Zhang Yimou to direct Chinese anniversary parade
The Associated Press
Friday, January 16, 2009
BEIJING: Movie director Zhang Yimou will follow up his successful opening ceremony for the Beijing Olympics by orchestrating a celebration to mark the 60th anniversary of communist China, his assistant said Friday.
Directing the Oct. 1 celebration indicates how firmly Zhang, 57, is embraced by the ruling Communist Party after last year's Olympic opening ceremony that stunned television audiences around the world.
For a time, Zhang was considered a troublemaker and had several of his films banned.
Zhang made his career directing films such as "Raise the Red Lantern" and "To Live," unflinching stories about the hardships during China's turbulent 20th century that were not well received by Chinese authorities.
He later directed less gritty works such as "Hero" and "House of Flying Daggers," which made his work available to a wider audience in China and focused more on historical epic.
More than 40,000 people took part in the opening and closing ceremonies of the Olympics, using thousands of costumes and lavish stage sets. Zhang has said the task was much harder than making any film.
Now, Zhang has been given the task of organizing the celebrations marking the founding of the People's Republic of China, said the English-language China Daily newspaper, citing an unnamed senior Beijing municipal government official.
Zhang Jigang, a vice director of the Olympic ceremonies, will team up with the director to put on a "grand show," the report said. While the anniversary is celebrated every year, China normally puts on a bigger show every 10 years.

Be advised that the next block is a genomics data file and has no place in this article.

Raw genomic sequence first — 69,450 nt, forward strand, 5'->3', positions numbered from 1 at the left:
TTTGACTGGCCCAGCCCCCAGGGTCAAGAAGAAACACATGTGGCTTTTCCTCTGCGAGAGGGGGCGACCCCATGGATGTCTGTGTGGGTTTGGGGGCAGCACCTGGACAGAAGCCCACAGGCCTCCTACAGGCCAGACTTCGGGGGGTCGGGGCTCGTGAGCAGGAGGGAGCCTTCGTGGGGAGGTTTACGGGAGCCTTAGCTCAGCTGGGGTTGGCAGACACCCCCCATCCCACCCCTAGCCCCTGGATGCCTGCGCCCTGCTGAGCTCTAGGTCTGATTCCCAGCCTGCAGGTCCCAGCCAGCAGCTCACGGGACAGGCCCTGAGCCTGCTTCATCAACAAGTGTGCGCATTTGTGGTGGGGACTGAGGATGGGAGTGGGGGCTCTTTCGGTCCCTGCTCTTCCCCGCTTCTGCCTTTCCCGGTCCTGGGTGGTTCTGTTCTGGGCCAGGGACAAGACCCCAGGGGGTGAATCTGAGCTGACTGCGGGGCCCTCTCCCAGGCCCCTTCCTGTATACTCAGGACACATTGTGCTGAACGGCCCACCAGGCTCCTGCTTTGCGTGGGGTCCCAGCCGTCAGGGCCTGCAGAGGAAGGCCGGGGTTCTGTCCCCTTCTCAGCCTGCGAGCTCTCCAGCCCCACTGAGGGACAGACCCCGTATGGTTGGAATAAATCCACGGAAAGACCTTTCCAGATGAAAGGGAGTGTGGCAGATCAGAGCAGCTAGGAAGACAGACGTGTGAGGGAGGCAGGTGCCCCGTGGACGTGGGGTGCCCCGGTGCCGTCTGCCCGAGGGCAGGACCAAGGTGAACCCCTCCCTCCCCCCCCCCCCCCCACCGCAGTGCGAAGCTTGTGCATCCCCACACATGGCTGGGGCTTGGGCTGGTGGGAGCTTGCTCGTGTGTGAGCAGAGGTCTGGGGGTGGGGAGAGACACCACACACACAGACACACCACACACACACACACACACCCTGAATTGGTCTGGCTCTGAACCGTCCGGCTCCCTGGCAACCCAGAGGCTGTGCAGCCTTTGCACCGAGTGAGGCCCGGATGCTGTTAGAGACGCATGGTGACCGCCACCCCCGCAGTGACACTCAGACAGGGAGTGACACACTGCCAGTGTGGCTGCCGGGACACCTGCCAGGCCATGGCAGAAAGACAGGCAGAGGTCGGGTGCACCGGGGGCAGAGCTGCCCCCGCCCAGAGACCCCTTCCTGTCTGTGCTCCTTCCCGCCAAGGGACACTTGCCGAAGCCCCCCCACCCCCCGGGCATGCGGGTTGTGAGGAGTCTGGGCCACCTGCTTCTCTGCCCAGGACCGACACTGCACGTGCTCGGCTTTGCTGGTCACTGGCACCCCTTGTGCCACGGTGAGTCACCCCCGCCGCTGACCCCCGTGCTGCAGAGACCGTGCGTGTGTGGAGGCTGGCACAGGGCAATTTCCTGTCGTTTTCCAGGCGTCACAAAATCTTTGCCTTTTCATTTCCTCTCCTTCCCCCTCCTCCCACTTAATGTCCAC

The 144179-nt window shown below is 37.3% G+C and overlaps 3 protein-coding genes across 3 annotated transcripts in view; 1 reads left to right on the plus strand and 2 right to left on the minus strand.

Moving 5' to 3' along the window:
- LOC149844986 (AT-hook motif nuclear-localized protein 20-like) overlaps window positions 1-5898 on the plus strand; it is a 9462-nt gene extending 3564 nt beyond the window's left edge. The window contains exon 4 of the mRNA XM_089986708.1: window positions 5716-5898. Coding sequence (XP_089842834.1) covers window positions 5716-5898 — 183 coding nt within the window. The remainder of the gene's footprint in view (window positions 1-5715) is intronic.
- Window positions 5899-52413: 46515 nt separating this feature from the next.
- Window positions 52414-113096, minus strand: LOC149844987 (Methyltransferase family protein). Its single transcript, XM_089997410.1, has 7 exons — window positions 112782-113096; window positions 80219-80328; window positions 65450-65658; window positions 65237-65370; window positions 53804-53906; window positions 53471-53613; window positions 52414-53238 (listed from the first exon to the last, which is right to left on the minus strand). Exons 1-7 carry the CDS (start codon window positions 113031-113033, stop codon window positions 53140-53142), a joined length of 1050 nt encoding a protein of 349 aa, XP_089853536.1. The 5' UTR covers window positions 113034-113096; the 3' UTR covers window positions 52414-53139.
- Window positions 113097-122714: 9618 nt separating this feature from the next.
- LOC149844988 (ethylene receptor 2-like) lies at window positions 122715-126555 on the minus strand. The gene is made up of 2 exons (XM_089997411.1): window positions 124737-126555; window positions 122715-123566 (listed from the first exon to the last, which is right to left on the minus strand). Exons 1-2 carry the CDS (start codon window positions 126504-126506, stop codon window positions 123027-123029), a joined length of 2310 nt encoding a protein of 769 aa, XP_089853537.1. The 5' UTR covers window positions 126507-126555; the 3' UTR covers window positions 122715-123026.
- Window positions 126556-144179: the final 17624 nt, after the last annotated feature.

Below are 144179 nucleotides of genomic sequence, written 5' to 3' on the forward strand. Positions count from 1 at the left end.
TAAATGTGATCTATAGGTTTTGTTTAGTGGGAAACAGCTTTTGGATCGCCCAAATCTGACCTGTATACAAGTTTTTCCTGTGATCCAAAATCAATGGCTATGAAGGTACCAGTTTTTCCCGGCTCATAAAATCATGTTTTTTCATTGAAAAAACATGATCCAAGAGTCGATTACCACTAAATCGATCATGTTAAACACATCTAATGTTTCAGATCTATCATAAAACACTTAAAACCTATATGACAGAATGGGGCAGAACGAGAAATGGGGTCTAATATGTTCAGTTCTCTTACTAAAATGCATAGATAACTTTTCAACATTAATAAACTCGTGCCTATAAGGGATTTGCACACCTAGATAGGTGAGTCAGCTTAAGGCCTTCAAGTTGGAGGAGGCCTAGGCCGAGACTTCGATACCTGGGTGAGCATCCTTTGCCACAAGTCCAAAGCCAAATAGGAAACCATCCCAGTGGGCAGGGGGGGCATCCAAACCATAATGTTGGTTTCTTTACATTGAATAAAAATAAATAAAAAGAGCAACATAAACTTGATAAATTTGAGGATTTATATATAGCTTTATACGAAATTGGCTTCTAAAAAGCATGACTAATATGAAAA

Zhang Yimou's assistant, Pang Liwei, confirmed that Zhang will be in charge of a gala on the evening of the anniversary but it was not clear what the event would involve.
The official Xinhua News Agency said the tone will be "solemn" rather than extravagant because of the financial crisis.
That means Zhang may have to rely on eye-catchers besides flying acrobats and an extravaganza of fireworks that marked the Olympic gala. The celebration will follow a parade of tanks and missile launchers that will show off the might of the People's Liberation Army.
The military parade will go down Beijing's main boulevard that crosses Tiananmen Square in the heart of the city, from where Mao Zedong proclaimed the establishment of the People's Republic of China on Oct. 1, 1949, after a civil war with the Nationalists, who fled to Taiwan.